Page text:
by James Whitely -
SGN Contributing Writer
On September 10, The Atlanta Police Department (APD) raided the Atlanta leather bar The Atlanta Eagle, at approximately 11:30 p.m. Using excessive force and questionable tactics, the raid has incited unrest in Atlanta's LBGT community, and has left Atlanta asking one question: Why?
SGN recently spoke with the co-owner of the Atlanta Eagle, Richard Ramey, who's run the business for more than 13 years. He agreed to shed some light on what happened the night of September 10-11, during the arguably unprecedented police raid on his business.
"We were having our underwear party. At approximately around 11p.m. or so, the police came in." Ramey estimates that 30 Special Weapons and Tactics (SWAT) officers were present, from the APD's "Red Dog Unit," a drug unit which, according to their website, "provides aggressive police presence in areas that have a high incidence of street drug sales, use, and drug related crimes."
"They were here for about two and one-half hours," Ramey told SGN.
Eight staff members were arrested and charged for not having the proper permit to work in an "adult entertainment facility," which the Atlanta Eagle has never claimed to be. "We're a nightclub and a bar," said Ramey.
According to Ramey, APD illegally searched 62 patrons. "After they weren't able to find any illegal drugs or weapons, they brought in a computer and ran the IDs of the 62 patrons. & They didn't even find an unpaid traffic ticket, so they called them out by ID, one by one, and released them. Throughout the ordeal, patrons were reportedly told to 'Shut the fuck up,' not to ask questions, and that they didn't have any rights," Ramey told SGN. The Eagle opened for business again the next day.
"Most - but not all - of the officers were incredibly derogatory and insulting, whether they found evidence of drugs or not," claimed one patron.
The APD has yet to give a satisfactory explanation as to why they entered the Atlanta Eagle with such force.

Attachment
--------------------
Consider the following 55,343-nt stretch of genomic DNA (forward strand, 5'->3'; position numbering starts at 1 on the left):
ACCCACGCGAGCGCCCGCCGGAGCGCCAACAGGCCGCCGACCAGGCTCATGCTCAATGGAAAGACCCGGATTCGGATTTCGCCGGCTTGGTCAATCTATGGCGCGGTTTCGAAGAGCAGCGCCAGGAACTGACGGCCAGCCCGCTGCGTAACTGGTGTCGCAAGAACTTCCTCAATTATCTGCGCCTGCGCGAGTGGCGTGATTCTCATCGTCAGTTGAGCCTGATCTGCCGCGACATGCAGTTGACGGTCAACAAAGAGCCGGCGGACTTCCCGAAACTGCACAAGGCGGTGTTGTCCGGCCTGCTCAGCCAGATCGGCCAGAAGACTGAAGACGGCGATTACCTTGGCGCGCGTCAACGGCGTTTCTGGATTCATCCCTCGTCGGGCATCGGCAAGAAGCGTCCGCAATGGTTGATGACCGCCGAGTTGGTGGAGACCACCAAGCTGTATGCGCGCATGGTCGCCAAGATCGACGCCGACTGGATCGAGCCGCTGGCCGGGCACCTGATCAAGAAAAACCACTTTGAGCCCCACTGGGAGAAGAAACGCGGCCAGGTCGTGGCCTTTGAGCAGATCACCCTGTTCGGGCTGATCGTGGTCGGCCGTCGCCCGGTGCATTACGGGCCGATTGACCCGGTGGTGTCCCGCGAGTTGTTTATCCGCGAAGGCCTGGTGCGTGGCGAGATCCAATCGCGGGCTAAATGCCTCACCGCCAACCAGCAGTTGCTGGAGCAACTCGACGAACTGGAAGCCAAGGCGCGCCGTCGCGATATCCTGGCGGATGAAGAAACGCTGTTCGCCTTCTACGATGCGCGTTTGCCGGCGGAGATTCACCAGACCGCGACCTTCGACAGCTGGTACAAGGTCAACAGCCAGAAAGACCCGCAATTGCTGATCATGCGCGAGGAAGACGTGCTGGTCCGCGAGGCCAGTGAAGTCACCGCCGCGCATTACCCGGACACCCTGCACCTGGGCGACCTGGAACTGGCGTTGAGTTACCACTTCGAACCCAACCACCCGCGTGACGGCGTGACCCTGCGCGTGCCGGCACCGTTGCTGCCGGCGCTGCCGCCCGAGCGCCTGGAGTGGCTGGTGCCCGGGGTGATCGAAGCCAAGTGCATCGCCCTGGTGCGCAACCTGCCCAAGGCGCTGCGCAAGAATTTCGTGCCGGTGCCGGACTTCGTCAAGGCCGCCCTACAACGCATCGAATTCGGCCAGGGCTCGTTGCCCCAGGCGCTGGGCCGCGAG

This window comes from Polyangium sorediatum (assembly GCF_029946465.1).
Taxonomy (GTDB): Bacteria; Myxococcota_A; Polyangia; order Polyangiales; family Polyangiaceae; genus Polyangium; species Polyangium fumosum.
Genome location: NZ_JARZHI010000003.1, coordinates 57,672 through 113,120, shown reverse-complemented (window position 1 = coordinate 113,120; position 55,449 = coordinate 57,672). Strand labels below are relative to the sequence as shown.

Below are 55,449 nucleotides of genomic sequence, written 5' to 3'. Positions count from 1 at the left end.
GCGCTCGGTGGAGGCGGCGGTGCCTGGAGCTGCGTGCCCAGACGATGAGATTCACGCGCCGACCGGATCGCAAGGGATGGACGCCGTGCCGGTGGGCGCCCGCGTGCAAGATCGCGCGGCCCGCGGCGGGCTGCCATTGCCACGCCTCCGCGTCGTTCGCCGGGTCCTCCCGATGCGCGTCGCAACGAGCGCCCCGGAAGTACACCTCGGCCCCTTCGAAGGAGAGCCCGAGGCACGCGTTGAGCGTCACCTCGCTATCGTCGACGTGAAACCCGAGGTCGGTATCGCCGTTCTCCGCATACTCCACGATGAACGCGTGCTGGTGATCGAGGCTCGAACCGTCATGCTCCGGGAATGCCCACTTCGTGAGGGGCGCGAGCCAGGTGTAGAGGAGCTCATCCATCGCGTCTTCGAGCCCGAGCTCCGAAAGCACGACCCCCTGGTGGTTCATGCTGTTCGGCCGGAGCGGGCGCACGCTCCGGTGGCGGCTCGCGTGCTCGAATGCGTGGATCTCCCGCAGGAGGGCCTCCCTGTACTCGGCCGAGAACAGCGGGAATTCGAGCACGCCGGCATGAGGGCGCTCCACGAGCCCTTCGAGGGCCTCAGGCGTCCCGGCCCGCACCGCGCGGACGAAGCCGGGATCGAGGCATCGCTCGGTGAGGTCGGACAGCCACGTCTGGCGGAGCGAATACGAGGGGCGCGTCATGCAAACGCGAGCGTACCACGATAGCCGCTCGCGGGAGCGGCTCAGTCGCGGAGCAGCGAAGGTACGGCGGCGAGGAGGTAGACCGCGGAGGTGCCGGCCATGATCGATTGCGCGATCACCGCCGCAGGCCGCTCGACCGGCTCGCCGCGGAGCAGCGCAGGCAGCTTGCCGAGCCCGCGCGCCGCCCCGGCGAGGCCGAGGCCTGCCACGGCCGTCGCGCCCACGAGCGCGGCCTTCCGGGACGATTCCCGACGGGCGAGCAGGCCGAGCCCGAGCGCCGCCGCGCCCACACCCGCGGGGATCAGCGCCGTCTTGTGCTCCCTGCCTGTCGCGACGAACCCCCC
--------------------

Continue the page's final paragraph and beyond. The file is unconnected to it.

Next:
According to Ramey, 15-20 formal complaints have now been filed. "Our customers have been going on their own time, but a group of us did go down together to file formal complaints at the APD Office of Professional Standards the Monday after the raid."
In the initial APD statement, released the day after the raid, the APD said, "While there have been allegations of improper behavior by police officers conducting the investigation, there have not been any official complaints filed with the Atlanta Police Department." Although true at the time, the statement almost seemed like a call from someone within the APD for people to come forward about the incident.
"There are a lot of good police officers that protect our city, but there are always a few bad apples in the bunch," said Ramey, who supports the efforts of his community's police force, but believes this particular incident didn't go right at all.
However, this is not the first time the "Red Dog Unit" has dramatically overused force in their methods of stopping drug crimes. "It's apparent that there's some trouble with that unit," said Ramey, citing the Johnston case of 2006.
Kathryn Johnston, an elderly Atlanta woman, was shot in her home on November 21, 2006, by three RDU police officers. According to the court hearings, the police, using a "no-knock warrant," entered her home. Johnston, thinking they were burglars, used her personal firearm to fire a warning shot at the intruders. She was then shot by the officers, who left her handcuffed on the floor of her home. Johnston bled to death as officers planted marijuana on her to justify the shooting.
Two rallies/protests have spawned in the wake of the Eagle incident. On September 13, the Sunday after the raid, almost 1,000 people showed up in the Eagle parking lot.
"We came together as a community and held a rally & not really a protest. There was a lot of misinformation in the community about what people were arrested for," said Laura Gentle, a concerned community member. The rally served to educate and unite the community over the events of the raid and address the statement that the APD had released. "The statement didn't really address what was going on. We felt it was lacking," Gentle told SGN.
The second rally, which was sparsely attended due to weather, occurred outside city hall on September 19 and was intended as more of a protest. The Eagle staff had nothing to do with arranging either rally; both were organized in their entirety by the community and local Gay rights group GLBT Atlanta.
"This is not about the Atlanta Eagle; it's about the entire Gay community across the country. I think Atlanta has an incredible GLBT community, and this is the time for all of us to come together and support one another. We want to make sure our Gay brothers and sisters aren't afraid to come to, and support us, here in Atlanta," Ramey told SGN.
Atlanta Pride takes place on October 31, and Ramey wants to make sure that people from surrounding areas aren't afraid to come and be part of the Atlanta community. "We have to let everyone know the truth about what happened, so we can make sure we all have equal rights," said Ramey.
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